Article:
importation of distant signals

July is an important month for regulatory filings – even though it is one of those months with no FCC submissions tied to any license renewal dates. Instead, quarterly obligations arise this month, the most important of which will have an impact in the ongoing license renewal cycle that began in June (see last month’s update on regulatory dates, here).  Even though there are no renewal filing deadlines this month, radio stations in Maryland, Virginia, West Virginia and DC must continue their on-air post-filing announcements on the 1st and 16th of the month.  On these same days, pre-filing announcements must be run by radio stations in North and South Carolina, who file their renewals by August 1.  Stations in Florida and Puerto Rico, who file on October 1, should be prepared to start their pre-filing announcements on August 1.  See our article here on pre-filing announcements.

Perhaps the most important date this month is July 10, when all full power AM, FM, Class A TV and full power TV stations must place their quarterly issues/programs lists in their online public inspection files.  The issues/programs list should include details of important issues affecting a station’s community, and the station’s programming aired during April, May, and June that addressed those issues.  The list should include the time, date, duration and title of each program, along with a brief description of each program and how that program relates to a relevant community issue.  We have written many times about the importance of these lists and the fact that the FCC will likely be reviewing online public files for their existence and completeness during the license renewal cycle – and imposing fines on stations that do not have a complete set of these lists for the entire license renewal period (see, for instance, our articles here, here and here).  So be sure to get these important documents – the only official documents that the FCC requires to show how a station has met its overall obligation to serve the public interest – into your online public file by July 10.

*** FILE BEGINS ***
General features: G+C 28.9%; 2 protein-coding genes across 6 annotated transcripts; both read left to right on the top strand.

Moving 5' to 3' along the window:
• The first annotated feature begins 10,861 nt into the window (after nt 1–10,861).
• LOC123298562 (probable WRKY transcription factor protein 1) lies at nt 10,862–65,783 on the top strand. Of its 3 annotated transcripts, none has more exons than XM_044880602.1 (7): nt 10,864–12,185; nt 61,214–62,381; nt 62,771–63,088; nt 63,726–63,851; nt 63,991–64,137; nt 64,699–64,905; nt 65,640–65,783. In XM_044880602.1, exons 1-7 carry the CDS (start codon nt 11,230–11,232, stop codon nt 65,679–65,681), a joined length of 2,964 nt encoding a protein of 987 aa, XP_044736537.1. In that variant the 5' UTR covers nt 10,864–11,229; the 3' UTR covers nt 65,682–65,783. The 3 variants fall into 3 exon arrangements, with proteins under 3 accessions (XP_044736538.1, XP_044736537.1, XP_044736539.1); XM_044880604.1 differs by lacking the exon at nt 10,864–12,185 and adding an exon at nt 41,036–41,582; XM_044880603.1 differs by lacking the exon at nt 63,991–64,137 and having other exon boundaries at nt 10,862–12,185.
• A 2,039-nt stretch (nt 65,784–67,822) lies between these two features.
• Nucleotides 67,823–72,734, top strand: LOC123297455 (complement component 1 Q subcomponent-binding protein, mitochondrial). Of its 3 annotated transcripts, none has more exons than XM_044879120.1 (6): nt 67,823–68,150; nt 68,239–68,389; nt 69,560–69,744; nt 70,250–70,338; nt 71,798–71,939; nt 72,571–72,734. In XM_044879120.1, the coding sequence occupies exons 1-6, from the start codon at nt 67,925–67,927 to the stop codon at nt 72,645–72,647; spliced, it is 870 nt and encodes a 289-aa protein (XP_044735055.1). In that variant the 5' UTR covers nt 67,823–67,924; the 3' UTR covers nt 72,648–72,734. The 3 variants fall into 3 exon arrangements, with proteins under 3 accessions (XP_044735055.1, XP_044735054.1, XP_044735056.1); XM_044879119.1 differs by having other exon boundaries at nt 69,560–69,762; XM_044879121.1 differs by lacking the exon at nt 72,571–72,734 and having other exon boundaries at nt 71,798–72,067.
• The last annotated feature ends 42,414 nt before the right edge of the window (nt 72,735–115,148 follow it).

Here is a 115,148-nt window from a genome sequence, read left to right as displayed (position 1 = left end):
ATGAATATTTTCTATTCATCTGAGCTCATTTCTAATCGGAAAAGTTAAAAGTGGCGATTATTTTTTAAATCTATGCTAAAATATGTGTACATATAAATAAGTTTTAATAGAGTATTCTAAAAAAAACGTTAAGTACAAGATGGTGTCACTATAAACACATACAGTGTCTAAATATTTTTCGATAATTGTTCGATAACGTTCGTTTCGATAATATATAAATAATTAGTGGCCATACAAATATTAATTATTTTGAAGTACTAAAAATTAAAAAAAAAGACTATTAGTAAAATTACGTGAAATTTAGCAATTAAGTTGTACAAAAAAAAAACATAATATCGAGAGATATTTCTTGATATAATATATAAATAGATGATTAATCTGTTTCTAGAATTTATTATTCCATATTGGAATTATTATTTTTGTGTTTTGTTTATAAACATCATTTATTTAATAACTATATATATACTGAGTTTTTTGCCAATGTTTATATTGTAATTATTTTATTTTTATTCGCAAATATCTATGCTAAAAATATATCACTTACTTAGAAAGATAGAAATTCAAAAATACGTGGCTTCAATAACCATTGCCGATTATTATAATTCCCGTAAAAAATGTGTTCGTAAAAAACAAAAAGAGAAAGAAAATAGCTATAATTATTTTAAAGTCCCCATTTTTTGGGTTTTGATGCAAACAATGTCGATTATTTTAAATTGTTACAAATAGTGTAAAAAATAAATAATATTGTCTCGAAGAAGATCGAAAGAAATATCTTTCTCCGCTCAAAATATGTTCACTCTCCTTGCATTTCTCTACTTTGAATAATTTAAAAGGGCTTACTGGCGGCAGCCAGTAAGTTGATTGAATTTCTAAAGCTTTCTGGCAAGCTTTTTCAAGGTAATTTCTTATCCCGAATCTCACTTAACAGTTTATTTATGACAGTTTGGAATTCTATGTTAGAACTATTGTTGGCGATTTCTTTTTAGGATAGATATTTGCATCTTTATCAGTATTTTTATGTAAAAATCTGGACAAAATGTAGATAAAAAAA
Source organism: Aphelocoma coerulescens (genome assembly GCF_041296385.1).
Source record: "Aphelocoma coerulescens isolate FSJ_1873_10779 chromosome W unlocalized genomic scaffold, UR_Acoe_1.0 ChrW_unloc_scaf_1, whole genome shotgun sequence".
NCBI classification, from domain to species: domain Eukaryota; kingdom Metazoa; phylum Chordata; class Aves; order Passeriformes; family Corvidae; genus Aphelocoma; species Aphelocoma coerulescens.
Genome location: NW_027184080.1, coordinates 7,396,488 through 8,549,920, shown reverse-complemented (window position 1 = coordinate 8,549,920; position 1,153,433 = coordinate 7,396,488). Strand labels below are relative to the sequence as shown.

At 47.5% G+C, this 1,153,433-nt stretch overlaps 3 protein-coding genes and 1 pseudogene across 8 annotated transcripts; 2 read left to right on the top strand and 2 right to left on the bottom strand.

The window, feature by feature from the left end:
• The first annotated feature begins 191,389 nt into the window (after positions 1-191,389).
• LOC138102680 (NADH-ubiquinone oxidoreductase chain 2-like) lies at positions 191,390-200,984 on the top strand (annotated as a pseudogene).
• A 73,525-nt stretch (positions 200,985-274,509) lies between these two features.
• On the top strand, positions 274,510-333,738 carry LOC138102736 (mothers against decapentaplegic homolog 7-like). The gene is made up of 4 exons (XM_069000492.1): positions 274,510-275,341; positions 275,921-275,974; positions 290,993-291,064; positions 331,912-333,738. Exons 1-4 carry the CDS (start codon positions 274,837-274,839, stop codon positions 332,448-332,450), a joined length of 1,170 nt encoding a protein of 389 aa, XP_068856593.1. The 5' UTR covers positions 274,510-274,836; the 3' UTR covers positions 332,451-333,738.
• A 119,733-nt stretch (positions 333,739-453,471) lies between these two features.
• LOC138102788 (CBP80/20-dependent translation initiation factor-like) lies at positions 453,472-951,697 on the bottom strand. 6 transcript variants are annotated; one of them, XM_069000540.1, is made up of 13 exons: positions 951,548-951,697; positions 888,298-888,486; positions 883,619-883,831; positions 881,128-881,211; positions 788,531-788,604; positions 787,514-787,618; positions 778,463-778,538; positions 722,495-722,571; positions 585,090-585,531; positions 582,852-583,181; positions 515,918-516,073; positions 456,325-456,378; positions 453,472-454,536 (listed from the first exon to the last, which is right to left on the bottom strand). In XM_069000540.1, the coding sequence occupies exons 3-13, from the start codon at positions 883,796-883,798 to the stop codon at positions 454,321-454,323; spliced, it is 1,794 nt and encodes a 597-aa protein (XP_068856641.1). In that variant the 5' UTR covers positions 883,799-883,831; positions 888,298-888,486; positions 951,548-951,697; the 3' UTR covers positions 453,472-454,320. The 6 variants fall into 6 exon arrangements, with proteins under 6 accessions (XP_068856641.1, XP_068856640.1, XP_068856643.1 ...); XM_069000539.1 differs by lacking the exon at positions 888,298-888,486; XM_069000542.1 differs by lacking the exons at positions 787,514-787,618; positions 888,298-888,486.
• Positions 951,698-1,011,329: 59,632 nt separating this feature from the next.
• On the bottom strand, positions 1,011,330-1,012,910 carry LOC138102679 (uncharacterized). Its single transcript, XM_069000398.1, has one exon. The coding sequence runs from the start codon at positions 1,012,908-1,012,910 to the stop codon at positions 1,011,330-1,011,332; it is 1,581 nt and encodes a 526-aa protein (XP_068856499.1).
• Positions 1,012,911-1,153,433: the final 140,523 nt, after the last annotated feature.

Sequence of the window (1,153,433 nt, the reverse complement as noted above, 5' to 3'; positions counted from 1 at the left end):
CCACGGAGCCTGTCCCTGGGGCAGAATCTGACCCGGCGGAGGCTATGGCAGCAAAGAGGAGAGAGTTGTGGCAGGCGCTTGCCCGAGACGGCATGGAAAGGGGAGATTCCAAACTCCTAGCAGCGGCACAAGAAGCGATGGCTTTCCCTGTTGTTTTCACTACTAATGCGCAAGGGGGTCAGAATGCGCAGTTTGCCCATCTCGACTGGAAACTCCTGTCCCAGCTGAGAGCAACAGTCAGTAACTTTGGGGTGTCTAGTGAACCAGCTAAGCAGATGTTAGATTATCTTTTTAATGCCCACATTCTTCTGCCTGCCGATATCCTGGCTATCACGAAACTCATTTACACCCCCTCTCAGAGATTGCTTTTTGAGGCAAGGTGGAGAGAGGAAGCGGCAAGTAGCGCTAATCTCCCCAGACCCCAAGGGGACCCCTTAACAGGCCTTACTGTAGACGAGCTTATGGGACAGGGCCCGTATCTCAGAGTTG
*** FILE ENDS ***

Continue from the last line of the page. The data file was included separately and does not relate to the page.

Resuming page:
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On Wednesday, Congress passed the Satellite Television Extension and Localism Act of 2010 (STELA), which extends the blanket copyright license allowing satellite television providers to deliver distant signals to "unserved" viewers who are unable to receive a signal from their local network affiliate.  The Act extends that blanket license for five more years until December 31, 2014.  Enactment of this bill (assuming President Obama signs it into law) will essentially extend the current blanket license scheme — which previously expired on December 31, 2009, and which had been hastily extended temporarily a couple of times this year — that governs the importation of distant signals.  Although the Act did not tackle many of the issues that had been raised and debated regarding satellite television and the rebroadcast of local station over the past six months, the final bill does allow Dish Network to get back into the business of rebroadcasting distant signals directly, instead of through a third party.  In exchange for this change in the law, Dish Network has committed to delivering local television signals into the remaining dozen or so markets in which it doesn’t provide local-into-local service presently.  By virtue of this trade, Dish will likely become the first satellite television provider to offer local TV stations via satellite in all 210 markets in the country.

One subtle, but potentially very significant change for broadcast stations is the fact that the rule changes the definition of what constitutes an "unserved household".  Today, the law defines an unserved household (i.e., one that would be entitled to the importation of a distant signal) as:  "…a household that cannot receive, through the use of a conventional, stationary, outdoor rooftop receiving antenna, an over-the-air signal of a primary network station affiliated with that network…"  47 USC 119(d)(10)(A).  Now, however, the STELA Act changes that definition to simply state that an unserved household is one that:  "…cannot receive, through the use of an antenna, an over-the-air signal…"  Changing the definition to reception simply by "an antenna" instead of a "conventional, station, outdoor rooftop receiving antenna" would appear to mean that Congress has just extended the definition of unserved households to include those that cannot receive an adequate signal using rabbit ear antennas, not one that can’t receive a signal using a 30-foot, fixed, outdoor antenna.  This could lead to a significant change in the provision of distant signals and potentially eat away at a station’s protected service area.  How exactly this plays out and whether or not it allows the satellite providers to bring distant signals to households previously considered "served" remains to be seen. 


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